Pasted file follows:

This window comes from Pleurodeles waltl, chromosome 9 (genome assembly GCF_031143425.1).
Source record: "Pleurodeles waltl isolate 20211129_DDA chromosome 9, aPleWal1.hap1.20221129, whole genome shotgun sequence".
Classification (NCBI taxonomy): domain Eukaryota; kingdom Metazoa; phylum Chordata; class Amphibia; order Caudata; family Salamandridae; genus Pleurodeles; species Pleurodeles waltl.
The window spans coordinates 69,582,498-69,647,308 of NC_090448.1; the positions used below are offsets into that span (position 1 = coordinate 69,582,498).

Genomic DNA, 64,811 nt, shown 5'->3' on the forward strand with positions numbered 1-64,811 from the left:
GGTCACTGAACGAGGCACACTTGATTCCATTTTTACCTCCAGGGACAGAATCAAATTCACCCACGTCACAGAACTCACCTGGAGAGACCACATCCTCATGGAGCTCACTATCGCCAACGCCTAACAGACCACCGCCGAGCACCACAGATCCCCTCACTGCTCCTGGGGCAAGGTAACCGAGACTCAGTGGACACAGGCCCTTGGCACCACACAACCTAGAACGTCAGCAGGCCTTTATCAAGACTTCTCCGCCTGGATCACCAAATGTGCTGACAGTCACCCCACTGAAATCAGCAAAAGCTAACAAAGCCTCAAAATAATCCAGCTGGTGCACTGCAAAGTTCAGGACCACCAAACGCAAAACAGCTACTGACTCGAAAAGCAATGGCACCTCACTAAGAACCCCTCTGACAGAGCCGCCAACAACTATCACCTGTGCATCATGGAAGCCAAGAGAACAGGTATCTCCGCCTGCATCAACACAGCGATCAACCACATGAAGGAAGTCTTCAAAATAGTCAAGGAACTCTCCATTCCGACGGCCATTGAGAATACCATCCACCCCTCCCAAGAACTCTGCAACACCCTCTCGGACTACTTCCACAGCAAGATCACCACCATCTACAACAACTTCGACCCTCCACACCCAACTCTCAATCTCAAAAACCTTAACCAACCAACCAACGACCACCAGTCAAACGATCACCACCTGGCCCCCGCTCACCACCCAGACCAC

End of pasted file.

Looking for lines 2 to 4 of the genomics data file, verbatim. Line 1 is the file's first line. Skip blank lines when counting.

Source record: "Pleurodeles waltl isolate 20211129_DDA chromosome 9, aPleWal1.hap1.20221129, whole genome shotgun sequence".
Classification (NCBI taxonomy): domain Eukaryota; kingdom Metazoa; phylum Chordata; class Amphibia; order Caudata; family Salamandridae; genus Pleurodeles; species Pleurodeles waltl.
The window spans coordinates 69,582,498-69,647,308 of NC_090448.1; the positions used below are offsets into that span (position 1 = coordinate 69,582,498).